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    Author(s): S. T. Lebow; J. E. Winandy
    Date: 1999
    Source: Wood science and technology. Vol. 33, no. 4 (1999).:p. 285-298.
    Publication Series: Miscellaneous Publication
    PDF: View PDF  (235 KB)


    This paper investigates the relationship between wood pH and the strength properties of fire-retardant-treated (FRT) plywood, as it is affected by fire-retardant (FR) formulations, processing variables, and extended high temperature exposure conditions. The objectives of this study were to (1) identify the effect of post-treatment kiln-drying temperature, followed by high temperature exposure, on wood pH; (2) identify the effect of various mixtures of FR components, followed by high temperature exposure, on wood pH; (3) determine if treatment effects on strength and pH are affected by plywood thickness; and (4) quantify the relationship between changes in wood pH and strength loss and whether pH can be used as a predictor of strength loss. Results indicate that the differences in pH resulting from the initial redry temperature became insignificant after extended periods of high temperature exposure. All FR treatments studied caused large, rapid decreases in pH, with the most rapid decreases occurring with formulations containing phosphoric acid. Additions of borate compounds, especially disodium octaborate tetrahydrate (Timbor), produced a measurable buffering effect that slowed or lessened the decreases in pH. No differences in the effect of FRT on the wood pH-strength relationship were noted between the two plywood thicknesses evaluated. A strong relationship was noted between changes in pH of the plywood and reductions in strength and energy-related properties. These findings suggest that the pH of FRT plywood is a good indicator of its current condition and may have potential as a predictor of future strength loss as the plywood is subjected to elevated in-service temperatures.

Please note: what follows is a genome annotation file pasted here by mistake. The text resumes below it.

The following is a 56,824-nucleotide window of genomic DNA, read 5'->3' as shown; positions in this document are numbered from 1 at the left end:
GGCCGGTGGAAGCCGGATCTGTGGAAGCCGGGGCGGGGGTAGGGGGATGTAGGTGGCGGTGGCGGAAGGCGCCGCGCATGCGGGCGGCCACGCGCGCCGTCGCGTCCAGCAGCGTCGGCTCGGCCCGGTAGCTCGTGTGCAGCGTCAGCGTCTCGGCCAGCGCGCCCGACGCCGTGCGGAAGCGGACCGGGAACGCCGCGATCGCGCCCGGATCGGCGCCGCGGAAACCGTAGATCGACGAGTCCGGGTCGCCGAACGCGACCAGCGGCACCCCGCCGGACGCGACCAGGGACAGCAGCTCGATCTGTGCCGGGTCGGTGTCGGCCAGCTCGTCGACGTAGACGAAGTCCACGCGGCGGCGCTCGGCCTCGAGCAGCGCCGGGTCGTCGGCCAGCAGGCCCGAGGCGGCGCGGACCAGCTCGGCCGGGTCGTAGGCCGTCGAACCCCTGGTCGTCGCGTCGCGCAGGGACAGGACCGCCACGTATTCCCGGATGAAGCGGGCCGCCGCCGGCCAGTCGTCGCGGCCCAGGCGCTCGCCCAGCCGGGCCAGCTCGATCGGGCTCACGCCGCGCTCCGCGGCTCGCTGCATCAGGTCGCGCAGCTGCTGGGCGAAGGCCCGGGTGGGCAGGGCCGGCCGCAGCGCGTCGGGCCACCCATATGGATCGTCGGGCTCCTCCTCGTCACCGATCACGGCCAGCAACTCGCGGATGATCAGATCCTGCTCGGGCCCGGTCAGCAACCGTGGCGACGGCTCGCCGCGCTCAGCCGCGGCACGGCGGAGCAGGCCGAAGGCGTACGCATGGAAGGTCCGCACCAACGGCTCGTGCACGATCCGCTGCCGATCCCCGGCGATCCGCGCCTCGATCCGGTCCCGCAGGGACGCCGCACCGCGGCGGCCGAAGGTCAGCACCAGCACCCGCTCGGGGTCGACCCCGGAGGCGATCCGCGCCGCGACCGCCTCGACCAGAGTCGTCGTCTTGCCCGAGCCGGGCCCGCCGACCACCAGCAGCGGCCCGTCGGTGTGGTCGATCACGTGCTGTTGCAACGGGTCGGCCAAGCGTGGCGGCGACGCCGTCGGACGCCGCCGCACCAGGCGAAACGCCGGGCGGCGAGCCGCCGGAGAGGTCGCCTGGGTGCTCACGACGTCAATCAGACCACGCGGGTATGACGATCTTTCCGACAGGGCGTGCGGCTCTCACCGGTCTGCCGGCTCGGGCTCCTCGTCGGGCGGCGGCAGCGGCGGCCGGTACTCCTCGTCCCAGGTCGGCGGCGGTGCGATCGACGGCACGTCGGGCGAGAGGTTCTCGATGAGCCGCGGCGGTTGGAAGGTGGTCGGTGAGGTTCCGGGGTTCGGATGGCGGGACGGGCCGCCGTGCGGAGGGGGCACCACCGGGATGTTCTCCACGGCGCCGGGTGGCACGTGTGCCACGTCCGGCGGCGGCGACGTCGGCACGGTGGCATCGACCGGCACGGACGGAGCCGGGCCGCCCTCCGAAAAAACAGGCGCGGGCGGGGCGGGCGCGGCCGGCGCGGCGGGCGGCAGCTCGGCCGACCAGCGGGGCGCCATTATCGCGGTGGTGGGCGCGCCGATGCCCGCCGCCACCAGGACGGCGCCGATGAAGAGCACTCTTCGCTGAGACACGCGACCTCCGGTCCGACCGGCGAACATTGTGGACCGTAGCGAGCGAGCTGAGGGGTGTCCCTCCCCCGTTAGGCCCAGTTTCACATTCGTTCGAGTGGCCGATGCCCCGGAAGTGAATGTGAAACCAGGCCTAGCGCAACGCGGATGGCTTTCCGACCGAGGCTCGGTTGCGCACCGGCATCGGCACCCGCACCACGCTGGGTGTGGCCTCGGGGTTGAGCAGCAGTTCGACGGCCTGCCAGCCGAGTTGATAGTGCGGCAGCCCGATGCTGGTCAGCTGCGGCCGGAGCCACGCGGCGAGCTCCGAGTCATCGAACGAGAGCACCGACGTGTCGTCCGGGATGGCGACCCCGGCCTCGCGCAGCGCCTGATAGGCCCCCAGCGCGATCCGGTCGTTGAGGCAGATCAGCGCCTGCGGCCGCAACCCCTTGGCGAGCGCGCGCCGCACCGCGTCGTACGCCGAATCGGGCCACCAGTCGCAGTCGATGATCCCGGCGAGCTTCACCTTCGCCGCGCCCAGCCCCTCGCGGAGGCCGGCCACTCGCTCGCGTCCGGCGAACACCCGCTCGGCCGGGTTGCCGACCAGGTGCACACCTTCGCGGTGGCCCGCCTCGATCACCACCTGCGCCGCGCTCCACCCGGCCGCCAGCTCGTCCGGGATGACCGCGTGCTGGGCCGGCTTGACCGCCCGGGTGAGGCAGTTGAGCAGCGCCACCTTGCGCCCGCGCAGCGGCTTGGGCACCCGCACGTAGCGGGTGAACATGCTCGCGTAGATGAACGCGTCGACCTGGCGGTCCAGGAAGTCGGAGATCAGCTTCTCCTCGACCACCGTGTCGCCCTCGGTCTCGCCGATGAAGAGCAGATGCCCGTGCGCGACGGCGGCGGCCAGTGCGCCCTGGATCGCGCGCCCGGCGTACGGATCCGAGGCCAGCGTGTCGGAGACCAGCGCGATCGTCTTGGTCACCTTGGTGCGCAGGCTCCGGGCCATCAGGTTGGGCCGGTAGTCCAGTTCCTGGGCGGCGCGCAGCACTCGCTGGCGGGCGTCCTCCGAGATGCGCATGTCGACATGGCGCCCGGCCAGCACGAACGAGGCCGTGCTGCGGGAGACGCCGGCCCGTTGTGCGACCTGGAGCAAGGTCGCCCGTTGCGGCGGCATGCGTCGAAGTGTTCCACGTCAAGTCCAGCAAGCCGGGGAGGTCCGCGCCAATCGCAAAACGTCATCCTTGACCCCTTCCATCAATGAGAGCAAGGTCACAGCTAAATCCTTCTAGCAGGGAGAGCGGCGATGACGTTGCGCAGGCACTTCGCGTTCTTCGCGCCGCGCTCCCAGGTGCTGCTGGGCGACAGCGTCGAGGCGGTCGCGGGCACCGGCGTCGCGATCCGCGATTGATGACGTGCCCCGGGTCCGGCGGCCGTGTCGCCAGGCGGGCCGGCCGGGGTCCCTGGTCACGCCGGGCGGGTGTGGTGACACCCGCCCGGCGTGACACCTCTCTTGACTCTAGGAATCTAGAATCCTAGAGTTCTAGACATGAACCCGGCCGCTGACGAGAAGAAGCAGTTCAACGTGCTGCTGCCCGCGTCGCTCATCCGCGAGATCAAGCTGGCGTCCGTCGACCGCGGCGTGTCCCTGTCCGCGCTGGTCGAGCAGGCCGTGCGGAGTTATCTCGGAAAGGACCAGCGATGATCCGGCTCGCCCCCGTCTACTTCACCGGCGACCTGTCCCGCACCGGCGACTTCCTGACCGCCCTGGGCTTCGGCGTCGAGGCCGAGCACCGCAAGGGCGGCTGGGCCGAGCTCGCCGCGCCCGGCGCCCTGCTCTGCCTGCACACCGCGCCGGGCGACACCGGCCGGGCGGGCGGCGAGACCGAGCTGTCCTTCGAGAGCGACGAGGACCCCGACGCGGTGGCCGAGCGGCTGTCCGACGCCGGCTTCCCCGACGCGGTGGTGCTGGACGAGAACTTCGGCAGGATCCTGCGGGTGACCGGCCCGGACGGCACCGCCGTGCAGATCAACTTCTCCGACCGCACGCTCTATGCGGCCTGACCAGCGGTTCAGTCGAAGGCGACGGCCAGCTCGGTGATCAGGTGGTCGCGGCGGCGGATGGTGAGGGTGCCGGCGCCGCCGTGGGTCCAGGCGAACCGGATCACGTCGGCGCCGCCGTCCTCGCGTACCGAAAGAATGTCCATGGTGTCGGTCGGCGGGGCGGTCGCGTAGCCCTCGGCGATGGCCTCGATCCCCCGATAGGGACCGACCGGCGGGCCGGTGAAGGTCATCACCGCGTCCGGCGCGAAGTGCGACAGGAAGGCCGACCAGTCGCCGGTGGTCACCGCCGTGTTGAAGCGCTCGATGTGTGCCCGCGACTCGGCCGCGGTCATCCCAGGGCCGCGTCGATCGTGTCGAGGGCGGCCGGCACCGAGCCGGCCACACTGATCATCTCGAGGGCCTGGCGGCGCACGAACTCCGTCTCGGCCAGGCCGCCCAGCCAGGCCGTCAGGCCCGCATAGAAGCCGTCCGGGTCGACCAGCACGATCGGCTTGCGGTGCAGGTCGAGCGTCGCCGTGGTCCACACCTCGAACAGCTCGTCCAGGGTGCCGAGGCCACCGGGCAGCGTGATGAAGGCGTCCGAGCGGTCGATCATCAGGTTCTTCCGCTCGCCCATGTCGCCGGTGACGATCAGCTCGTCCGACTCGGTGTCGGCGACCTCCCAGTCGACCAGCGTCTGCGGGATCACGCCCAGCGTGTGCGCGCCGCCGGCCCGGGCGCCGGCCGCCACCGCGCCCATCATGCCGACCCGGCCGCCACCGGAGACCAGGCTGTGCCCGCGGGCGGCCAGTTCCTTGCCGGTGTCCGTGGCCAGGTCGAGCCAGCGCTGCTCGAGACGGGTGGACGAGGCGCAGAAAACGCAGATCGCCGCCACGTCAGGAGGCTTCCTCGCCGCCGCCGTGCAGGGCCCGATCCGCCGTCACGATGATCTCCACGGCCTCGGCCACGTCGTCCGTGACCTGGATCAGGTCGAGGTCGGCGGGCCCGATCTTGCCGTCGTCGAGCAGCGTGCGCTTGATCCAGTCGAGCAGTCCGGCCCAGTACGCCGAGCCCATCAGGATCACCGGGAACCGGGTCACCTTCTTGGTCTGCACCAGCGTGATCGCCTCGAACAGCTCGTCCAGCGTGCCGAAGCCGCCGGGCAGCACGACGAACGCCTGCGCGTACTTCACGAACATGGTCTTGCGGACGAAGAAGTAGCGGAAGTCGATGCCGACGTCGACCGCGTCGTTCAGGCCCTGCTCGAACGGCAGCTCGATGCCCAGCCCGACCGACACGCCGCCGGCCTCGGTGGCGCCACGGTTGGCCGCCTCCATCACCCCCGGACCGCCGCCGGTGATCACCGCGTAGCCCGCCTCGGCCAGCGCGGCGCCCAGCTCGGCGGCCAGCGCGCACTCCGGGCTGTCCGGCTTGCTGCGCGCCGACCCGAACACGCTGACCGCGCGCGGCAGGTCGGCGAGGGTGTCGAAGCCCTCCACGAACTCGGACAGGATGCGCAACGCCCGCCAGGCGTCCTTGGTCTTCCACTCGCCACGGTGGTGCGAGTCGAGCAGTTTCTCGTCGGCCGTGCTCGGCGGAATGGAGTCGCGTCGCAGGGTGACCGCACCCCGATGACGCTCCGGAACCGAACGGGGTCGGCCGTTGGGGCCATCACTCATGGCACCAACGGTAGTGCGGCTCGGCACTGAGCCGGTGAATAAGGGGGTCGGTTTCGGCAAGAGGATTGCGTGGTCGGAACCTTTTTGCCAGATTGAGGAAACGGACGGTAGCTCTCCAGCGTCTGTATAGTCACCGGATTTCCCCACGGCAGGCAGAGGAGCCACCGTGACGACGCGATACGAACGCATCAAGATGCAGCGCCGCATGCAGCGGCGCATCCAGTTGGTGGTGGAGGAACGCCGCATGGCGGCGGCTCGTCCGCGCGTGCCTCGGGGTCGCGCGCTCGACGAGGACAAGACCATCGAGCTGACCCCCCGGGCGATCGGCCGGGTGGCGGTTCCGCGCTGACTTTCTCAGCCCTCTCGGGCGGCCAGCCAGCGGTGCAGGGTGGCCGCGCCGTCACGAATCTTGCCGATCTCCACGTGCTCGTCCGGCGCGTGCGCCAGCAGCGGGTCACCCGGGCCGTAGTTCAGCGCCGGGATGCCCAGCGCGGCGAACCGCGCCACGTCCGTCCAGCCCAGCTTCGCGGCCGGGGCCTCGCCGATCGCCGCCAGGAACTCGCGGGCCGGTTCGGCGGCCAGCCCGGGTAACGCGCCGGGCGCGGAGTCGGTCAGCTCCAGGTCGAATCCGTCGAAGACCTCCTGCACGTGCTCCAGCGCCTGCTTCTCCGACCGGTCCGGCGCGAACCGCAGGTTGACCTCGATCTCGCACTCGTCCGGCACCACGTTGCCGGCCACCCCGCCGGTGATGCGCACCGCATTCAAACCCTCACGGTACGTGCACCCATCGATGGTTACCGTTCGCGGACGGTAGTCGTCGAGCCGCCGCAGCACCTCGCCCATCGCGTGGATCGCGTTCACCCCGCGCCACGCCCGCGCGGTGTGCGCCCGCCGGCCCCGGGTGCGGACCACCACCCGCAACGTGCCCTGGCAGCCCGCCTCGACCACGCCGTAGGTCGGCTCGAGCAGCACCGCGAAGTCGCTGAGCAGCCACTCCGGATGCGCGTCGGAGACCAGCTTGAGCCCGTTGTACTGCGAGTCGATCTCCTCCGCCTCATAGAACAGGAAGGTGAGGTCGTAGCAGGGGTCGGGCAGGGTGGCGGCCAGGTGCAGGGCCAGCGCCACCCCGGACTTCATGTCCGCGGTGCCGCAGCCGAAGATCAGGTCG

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    Lebow, S. T.; Winandy, J. E. 1999. Effect of fire-retardant treatment on plywood pH and the relationship of pH to strength properties. Wood science and technology. Vol. 33, no. 4 (1999).:p. 285-298.


    Plywood, PH, Fire retardants, Strength

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